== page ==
Italy's borrowing rates jump
Italy's borrowing costs jumped on Thursday, a symptom of market fears the country may follow Spain in needing foreign financial aid.
The development came as Premier Mario Monti prepared to meet France's new president, Francois Hollande, to discuss how to save the 17-nation eurozone.
Monti and Hollande both see the need for a bold move to restore confidence in the euro, such as the issuance of eurobonds — jointly-issued European bonds that would spread debt risk across the region.
But powerhouse Germany has ruled out any such moves for fear of exposing itself to new costs. Italy paid 5.3 per cent to raise €3 billion ($3.87 billion Cdn) in three-year money from financial markets, up from 3.91 per cent last month and the highest level since December.
The sale was fully subscribed, but the high rate underscores how investors are increasingly wary of lending to the country as it wallows in a deep recession and sees its debt pile increase. Italy also auctioned 10-year bonds at a worryingly high rate of 6.13 per cent and 15-year bonds at 6.1 per cent.
It sold a combined total of €1.5 billion in the two denominations, the maximum sought.
`'Italian auctions are now as nerve-wracking as Spanish ones," said sovereign debt expert Nicholas Spiro of Spiro Strategy, warning that both Spain and Italy could soon find it too expensive to raise money on financial markets if the European Central Bank does not take action to restore confidence.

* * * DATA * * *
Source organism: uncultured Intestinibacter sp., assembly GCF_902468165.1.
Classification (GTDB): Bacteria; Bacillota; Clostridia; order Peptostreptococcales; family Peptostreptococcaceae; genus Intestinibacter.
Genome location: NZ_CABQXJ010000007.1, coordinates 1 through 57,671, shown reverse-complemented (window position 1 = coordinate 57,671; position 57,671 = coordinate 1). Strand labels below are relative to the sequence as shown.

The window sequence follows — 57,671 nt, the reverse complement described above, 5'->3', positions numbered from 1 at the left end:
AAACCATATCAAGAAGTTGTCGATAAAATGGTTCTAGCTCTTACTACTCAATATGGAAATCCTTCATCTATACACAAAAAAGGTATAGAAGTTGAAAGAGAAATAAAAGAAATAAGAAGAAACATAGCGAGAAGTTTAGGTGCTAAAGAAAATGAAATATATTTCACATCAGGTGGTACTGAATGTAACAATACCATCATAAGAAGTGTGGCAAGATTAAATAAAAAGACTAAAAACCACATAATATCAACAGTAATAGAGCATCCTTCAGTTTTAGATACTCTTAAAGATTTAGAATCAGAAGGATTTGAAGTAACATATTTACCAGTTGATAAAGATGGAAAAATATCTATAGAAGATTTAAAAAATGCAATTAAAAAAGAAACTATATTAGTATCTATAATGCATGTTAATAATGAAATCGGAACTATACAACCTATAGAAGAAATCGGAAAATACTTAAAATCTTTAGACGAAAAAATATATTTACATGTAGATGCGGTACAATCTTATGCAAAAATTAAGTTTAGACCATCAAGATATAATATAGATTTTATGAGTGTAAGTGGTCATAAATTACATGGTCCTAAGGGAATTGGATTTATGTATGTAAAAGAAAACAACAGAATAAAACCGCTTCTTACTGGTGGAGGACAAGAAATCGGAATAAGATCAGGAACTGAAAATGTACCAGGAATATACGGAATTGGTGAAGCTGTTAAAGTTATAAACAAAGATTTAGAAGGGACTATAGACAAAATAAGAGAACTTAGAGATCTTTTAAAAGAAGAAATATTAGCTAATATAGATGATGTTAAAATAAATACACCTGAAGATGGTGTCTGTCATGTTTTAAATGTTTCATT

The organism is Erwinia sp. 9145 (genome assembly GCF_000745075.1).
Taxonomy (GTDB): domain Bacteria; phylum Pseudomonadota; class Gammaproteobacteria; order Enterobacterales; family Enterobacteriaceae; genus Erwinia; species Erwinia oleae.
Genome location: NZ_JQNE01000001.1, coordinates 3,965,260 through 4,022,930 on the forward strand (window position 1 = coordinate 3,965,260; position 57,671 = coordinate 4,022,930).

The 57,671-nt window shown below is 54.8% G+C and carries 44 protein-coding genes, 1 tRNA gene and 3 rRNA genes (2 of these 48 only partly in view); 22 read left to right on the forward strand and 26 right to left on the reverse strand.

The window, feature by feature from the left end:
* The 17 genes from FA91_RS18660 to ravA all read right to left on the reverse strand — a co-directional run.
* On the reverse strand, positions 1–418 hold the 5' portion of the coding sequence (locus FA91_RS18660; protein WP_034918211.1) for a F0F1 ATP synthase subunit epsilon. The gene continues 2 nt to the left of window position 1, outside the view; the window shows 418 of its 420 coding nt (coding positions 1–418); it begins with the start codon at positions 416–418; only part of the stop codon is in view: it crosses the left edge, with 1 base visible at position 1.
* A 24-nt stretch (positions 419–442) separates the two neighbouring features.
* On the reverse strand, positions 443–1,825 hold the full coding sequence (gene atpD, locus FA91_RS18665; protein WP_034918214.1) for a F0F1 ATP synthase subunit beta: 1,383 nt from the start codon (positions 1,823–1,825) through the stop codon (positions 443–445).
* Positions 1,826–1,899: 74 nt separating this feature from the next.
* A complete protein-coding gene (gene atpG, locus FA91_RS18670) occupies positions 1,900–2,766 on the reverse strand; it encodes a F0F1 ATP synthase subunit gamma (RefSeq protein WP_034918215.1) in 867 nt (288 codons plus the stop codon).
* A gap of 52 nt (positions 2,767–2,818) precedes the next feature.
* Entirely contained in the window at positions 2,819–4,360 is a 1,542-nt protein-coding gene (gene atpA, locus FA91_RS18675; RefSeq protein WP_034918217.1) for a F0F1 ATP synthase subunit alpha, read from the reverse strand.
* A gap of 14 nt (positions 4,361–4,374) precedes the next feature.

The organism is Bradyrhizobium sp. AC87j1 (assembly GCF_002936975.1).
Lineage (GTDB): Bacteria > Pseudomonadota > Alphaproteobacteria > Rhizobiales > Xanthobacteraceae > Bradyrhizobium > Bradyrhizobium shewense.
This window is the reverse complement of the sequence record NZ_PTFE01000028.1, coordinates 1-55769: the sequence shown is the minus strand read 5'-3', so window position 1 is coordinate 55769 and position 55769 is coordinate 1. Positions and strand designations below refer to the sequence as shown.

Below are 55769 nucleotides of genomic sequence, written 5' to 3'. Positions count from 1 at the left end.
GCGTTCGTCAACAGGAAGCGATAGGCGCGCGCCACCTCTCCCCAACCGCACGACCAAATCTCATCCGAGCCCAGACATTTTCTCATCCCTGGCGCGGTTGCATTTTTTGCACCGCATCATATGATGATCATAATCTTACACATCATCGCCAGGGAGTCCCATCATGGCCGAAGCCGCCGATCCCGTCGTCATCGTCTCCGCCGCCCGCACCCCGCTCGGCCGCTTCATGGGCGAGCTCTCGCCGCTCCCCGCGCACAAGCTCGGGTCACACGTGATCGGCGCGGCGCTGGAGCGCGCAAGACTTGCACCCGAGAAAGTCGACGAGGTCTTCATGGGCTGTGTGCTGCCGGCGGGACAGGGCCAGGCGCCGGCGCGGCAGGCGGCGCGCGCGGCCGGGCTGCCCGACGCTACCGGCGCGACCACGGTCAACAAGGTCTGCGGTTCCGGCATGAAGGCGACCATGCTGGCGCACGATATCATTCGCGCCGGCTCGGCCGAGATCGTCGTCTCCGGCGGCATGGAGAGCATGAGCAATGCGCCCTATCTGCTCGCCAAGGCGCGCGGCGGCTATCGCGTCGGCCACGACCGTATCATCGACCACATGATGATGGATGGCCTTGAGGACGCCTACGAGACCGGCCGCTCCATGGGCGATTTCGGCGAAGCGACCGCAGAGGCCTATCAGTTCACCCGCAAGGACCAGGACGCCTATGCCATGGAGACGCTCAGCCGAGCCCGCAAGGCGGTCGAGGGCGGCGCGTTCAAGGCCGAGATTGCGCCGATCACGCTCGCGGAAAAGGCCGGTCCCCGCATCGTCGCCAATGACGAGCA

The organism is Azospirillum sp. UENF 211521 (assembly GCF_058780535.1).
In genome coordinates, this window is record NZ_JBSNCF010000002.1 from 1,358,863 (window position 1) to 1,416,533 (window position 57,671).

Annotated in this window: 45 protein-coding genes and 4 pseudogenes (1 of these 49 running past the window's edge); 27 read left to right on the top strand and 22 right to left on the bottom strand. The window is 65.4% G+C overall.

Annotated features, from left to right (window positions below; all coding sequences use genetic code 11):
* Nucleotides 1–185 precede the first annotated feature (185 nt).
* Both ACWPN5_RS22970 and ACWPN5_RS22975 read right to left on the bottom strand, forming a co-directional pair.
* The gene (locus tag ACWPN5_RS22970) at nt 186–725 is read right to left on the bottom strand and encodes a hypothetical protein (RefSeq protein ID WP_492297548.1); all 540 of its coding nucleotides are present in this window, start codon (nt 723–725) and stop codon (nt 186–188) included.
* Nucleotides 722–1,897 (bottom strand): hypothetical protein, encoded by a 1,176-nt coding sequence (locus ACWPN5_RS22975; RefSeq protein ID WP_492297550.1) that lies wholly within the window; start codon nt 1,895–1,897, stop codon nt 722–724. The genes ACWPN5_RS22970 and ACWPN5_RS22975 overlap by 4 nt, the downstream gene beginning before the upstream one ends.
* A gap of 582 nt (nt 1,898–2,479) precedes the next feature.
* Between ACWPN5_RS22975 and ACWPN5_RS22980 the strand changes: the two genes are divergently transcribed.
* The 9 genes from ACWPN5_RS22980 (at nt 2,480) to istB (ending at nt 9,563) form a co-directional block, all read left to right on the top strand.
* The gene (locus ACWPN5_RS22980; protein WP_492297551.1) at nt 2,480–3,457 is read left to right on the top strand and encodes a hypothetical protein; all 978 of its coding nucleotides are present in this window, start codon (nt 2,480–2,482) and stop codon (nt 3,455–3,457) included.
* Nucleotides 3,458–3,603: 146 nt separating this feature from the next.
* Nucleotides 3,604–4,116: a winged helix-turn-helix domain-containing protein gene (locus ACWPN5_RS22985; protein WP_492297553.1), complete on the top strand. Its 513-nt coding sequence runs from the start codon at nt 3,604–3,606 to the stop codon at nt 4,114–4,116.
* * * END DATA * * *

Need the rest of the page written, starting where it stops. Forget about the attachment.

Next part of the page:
Italy's overall debt is a new high of €1.948 trillion ($2.5 trillion) in April, a level requiring frequent market access to repay investors whose bonds are expiring. To lower that debt, the economy needs to become more competitive.
Spain's decision over the weekend to seek a bailout for its banks has fundamentally changed the market perception of Italy as the next most likely eurozone country to seek a bailout.
Italy, which has the eurozone's third-largest economy, is under extreme pressure to speed up its reforms and implement austerity measures, while pressing European partners to come up with mechanisms to steady market confidence.
Monti's technocratic government came to power in November with broad, bipartisan support from political parties to reform the economy.
However, lawmakers have in recent weeks shown signs of returning to the old Italian ways of political jockeying. Lobbies and some parties have pushed to water down some reforms.
As Italy's borrowing rates rose this week on concerns about its public finances, Monti on Wednesday urged lawmakers to agree quickly to the latest reforms to persuade investors the country is serious about making the kind of deep changes that will help it get out of recession.
The economy has been largely stagnant for a decade, and slid into recession in the last quarter of 2011.
The lower house of Parliament passed a package of anti-corruption measures aimed at making Italy a more just society — something that Monti, a former EU competition commissioner, believes will help encourage more risk-taking and enterprise-building.
After being bruised on labour reforms, Monti's government attached the package to three votes of confidence on the most contentions passages, all of which easily passed lower house votes.
Despite the passage, there were many calls for changes when the Senate takes up the package — an indication of more political gridlock.